FBI officials told ABC News that none of the Noor Center's leaders have been charged with crimes related to terrorism.
The accusations add another layer to the complex custody issues surrounding where Bary should live. The case has drawn law enforcement, family services and politicians from Ohio and Florida into a debate over religion and family.
Florida's Republican Gov. Charlie Crist said in a statement he was grateful the teen has been allowed to stay in Florida, and his administration "will continue to fight to protect Rifqa's safety and well-being as we move forward."
Advocacy groups from across the nation have written letters to Judge Daniel Dawson regarding the custody decision, and the Florida Department of Law Enforcement has conducted an investigation into whether Bary would be in danger if she returns to her family in Ohio.
They will present their findings to Dawson, who will decide where the religious convert will live.
Bary, who was born in Sri Lanka and came to the United States in 2000, secretly converted to Christianity at a Columbus, Ohio, church in 2005 and prayed in secret, she said, hiding her religion for fear of her parents' retribution, and connected online with other Christians.
In an affidavit submitted before the custody hearing scheduled for today, Bary said her father confronted her in June after word of her religious conversion began to spread. Bary wrote that in July, her father said, "If you have this Jesus in your heart, you are dead to me! You are no longer my daughter."
Bary said she feared her parents would be forced to kill her for leaving Islam, and that is why she ran away, taking a bus to Orlando, where she lived with the husband and wife pastors Blake and Beverly Lorenz, who she met through a Facebook prayer group for the couple's non-denominational Global Revolution Church.
"It's an honor [killing]. If they love God more than me, they have to do this. And I'm fighting for my life," Bary WFTV.
In an earlier interview on "Good Morning America," McCarthy disputed that, saying, "Neither Mr. or Mrs. Bary have ever threatened the life of their daughter, and patiently await their daughter's safe return."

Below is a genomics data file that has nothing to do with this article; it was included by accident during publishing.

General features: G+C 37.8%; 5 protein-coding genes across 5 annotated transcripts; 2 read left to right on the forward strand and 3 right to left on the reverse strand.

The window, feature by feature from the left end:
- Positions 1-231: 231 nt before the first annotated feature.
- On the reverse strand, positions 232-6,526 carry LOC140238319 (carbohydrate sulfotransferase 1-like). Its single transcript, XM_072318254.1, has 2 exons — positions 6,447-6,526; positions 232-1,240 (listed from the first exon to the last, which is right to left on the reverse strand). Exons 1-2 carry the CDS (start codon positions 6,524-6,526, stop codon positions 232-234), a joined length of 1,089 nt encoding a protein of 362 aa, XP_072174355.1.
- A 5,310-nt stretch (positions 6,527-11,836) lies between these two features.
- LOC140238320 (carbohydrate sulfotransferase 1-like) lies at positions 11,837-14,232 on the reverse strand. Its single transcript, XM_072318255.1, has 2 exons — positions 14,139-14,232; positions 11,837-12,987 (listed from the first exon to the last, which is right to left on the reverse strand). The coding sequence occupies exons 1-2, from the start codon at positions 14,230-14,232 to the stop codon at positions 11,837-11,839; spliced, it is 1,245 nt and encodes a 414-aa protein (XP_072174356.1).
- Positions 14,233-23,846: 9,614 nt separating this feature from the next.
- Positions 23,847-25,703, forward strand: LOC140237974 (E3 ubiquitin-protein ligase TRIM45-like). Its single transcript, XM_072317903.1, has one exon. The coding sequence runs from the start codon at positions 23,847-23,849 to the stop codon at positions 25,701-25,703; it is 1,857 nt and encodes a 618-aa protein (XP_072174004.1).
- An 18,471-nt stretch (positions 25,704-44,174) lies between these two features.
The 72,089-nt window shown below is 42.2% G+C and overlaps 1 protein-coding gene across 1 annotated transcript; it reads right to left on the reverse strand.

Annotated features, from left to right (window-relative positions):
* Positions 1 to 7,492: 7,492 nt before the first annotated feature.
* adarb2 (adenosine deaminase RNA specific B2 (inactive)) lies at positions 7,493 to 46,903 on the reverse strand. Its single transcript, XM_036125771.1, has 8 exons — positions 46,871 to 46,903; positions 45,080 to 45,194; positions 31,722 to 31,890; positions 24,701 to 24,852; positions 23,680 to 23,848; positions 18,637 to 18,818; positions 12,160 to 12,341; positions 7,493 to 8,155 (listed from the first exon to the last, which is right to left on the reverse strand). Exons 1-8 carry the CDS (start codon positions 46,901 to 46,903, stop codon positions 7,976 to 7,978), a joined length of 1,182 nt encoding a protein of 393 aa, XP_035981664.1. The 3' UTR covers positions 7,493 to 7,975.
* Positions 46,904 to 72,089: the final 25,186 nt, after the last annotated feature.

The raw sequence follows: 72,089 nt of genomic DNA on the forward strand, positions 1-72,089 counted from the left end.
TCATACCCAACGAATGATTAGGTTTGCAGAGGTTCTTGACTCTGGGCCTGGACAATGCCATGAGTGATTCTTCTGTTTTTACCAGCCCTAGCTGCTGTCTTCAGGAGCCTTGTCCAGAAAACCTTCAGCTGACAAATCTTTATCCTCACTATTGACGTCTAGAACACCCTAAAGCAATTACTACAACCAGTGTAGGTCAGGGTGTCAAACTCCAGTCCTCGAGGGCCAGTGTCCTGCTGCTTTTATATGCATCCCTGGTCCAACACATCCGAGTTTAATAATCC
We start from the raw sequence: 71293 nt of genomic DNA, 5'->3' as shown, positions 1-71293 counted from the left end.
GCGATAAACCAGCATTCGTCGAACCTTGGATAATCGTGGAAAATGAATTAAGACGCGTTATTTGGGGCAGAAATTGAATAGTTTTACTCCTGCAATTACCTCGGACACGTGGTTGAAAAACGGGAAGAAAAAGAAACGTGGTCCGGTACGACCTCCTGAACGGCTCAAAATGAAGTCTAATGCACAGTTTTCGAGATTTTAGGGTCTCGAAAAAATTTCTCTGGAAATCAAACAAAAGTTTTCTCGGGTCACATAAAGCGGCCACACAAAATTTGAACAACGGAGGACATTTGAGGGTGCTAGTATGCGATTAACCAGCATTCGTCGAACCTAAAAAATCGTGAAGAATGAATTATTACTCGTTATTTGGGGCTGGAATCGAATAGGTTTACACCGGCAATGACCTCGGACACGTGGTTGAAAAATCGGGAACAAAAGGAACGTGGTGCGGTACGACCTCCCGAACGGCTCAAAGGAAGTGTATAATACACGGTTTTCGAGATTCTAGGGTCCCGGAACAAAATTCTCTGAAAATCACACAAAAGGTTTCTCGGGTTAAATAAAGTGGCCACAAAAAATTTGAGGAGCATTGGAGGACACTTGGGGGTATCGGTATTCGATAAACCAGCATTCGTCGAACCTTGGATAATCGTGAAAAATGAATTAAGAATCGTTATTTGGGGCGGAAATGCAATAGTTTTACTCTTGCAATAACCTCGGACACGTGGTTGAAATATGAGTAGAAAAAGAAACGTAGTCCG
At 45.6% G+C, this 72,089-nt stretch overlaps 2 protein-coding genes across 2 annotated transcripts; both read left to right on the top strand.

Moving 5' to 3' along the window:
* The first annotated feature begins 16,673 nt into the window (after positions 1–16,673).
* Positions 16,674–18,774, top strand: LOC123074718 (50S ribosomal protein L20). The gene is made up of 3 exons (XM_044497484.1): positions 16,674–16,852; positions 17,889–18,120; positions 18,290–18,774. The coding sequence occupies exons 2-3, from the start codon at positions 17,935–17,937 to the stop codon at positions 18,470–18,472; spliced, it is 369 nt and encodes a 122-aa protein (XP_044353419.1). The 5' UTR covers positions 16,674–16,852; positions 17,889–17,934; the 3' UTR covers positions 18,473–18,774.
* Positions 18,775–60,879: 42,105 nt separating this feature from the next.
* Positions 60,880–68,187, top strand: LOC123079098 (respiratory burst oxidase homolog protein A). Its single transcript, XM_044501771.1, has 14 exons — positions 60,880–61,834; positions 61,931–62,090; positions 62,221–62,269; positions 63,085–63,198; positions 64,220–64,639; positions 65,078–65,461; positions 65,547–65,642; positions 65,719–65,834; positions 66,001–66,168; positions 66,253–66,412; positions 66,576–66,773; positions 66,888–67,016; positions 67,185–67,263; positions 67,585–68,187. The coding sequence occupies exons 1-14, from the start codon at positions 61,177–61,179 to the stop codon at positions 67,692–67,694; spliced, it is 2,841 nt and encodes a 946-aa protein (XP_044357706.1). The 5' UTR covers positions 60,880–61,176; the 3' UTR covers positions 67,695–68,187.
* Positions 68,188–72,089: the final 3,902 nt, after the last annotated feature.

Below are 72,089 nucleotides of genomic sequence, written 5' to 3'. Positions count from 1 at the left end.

But Bary's lawyer told ABCNews.com that the girl is in danger.
"There is a clear and present threat to Rifqa Bary's life if she is returned to Ohio," he said.
In a statement released last month, her parents blamed their daughter's claims on the influence of the pastors who took her in.
"To anyone's knowledge, Rifqa never told anyone that she was frightened while living with her parents in Ohio. Those words only came out of her mouth after being missing for two-and-a-half weeks and surfacing in the tight embrace of Mr. Lorenz, who had not promptly reported that the runaway had been in his home," the parents' statement read.
The girl stayed with the pastors in their Orlando home for two weeks before authorities were notified of her whereabouts.
Columbus police have questioned the validity of Bary's "honor killing" claims.
Mohamed Bary "comes across to me as a loving, caring, worried father about the whereabouts and the health of his daughter," Sgt. Jerry Cupp, chief of the Columbus police missing persons bureau. told The Associated Press.
Bary's mother and father, who traveled to Florida last month to fight for their daughter's return, are expected to ask Dawson to send their daughter to Ohio.